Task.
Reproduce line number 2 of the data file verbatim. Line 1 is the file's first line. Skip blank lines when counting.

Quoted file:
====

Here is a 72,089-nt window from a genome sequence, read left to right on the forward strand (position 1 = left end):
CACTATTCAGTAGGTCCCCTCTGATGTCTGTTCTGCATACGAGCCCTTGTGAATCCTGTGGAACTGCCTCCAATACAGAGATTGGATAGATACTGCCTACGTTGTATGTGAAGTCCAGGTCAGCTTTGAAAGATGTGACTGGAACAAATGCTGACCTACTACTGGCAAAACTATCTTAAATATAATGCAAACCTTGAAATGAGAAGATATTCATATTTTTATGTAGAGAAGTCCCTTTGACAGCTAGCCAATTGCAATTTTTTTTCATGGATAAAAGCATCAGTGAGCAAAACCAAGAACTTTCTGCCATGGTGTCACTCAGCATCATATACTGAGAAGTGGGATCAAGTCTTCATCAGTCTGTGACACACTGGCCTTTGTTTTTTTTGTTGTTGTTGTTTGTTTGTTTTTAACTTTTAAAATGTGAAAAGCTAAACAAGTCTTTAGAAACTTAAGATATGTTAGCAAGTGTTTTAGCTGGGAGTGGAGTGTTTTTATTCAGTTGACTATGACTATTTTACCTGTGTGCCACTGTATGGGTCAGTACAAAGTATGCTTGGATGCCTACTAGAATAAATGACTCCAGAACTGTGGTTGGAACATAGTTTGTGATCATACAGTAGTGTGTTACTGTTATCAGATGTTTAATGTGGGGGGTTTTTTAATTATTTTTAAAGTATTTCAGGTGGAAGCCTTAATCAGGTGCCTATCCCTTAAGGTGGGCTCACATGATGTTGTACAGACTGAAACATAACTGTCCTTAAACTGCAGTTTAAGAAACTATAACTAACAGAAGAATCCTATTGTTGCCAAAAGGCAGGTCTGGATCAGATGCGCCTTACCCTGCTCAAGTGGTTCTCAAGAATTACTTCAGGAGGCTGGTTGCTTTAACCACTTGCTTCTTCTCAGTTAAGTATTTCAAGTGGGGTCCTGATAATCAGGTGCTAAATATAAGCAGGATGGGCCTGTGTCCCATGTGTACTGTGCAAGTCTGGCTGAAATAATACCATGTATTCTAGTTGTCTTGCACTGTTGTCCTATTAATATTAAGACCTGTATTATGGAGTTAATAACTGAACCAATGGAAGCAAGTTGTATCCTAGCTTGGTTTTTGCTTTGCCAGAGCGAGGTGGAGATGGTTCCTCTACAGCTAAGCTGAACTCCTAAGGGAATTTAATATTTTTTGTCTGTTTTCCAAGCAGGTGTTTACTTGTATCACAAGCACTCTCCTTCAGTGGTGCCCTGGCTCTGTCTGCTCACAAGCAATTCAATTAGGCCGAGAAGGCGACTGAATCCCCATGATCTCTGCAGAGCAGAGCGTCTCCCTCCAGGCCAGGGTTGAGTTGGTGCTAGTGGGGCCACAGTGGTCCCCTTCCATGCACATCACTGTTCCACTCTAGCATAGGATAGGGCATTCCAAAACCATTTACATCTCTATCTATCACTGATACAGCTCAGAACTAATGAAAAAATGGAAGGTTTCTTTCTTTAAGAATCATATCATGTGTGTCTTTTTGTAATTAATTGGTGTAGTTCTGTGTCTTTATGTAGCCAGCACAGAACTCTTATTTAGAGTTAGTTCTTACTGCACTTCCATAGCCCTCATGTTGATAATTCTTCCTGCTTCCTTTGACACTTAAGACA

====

CACTATTCAGTAGGTCCCCTCTGATGTCTGTTCTGCATACGAGCCCTTGTGAATCCTGTGGAACTGCCTCCAATACAGAGATTGGATAGATACTGCCTACGTTGTATGTGAAGTCCAGGTCAGCTTTGAAAGATGTGACTGGAACAAATGCTGACCTACTACTGGCAAAACTATCTTAAATATAATGCAAACCTTGAAATGAGAAGATATTCATATTTTTATGTAGAGAAGTCCCTTTGACAGCTAGCCAATTGCAATTTTTTTTCATGGATAAAAGCATCAGTGAGCAAAACCAAGAACTTTCTGCCATGGTGTCACTCAGCATCATATACTGAGAAGTGGGATCAAGTCTTCATCAGTCTGTGACACACTGGCCTTTGTTTTTTTTGTTGTTGTTGTTTGTTTGTTTTTAACTTTTAAAATGTGAAAAGCTAAACAAGTCTTTAGAAACTTAAGATATGTTAGCAAGTGTTTTAGCTGGGAGTGGAGTGTTTTTATTCAGTTGACTATGACTATTTTACCTGTGTGCCACTGTATGGGTCAGTACAAAGTATGCTTGGATGCCTACTAGAATAAATGACTCCAGAACTGTGGTTGGAACATAGTTTGTGATCATACAGTAGTGTGTTACTGTTATCAGATGTTTAATGTGGGGGGTTTTTTAATTATTTTTAAAGTATTTCAGGTGGAAGCCTTAATCAGGTGCCTATCCCTTAAGGTGGGCTCACATGATGTTGTACAGACTGAAACATAACTGTCCTTAAACTGCAGTTTAAGAAACTATAACTAACAGAAGAATCCTATTGTTGCCAAAAGGCAGGTCTGGATCAGATGCGCCTTACCCTGCTCAAGTGGTTCTCAAGAATTACTTCAGGAGGCTGGTTGCTTTAACCACTTGCTTCTTCTCAGTTAAGTATTTCAAGTGGGGTCCTGATAATCAGGTGCTAAATATAAGCAGGATGGGCCTGTGTCCCATGTGTACTGTGCAAGTCTGGCTGAAATAATACCATGTATTCTAGTTGTCTTGCACTGTTGTCCTATTAATATTAAGACCTGTATTATGGAGTTAATAACTGAACCAATGGAAGCAAGTTGTATCCTAGCTTGGTTTTTGCTTTGCCAGAGCGAGGTGGAGATGGTTCCTCTACAGCTAAGCTGAACTCCTAAGGGAATTTAATATTTTTTGTCTGTTTTCCAAGCAGGTGTTTACTTGTATCACAAGCACTCTCCTTCAGTGGTGCCCTGGCTCTGTCTGCTCACAAGCAATTCAATTAGGCCGAGAAGGCGACTGAATCCCCATGATCTCTGCAGAGCAGAGCGTCTCCCTCCAGGCCAGGGTTGAGTTGGTGCTAGTGGGGCCACAGTGGTCCCCTTCCATGCACATCACTGTTCCACTCTAGCATAGGATAGGGCATTCCAAAACCATTTACATCTCTATCTATCACTGATACAGCTCAGAACTAATGAAAAAATGGAAGGTTTCTTTCTTTAAGAATCATATCATGTGTGTCTTTTTGTAATTAATTGGTGTAGTTCTGTGTCTTTATGTAGCCAGCACAGAACTCTTATTTAGAGTTAGTTCTTACTGCACTTCCATAGCCCTCATGTTGATAATTCTTCCTGCTTCCTTTGACACTTAAGACA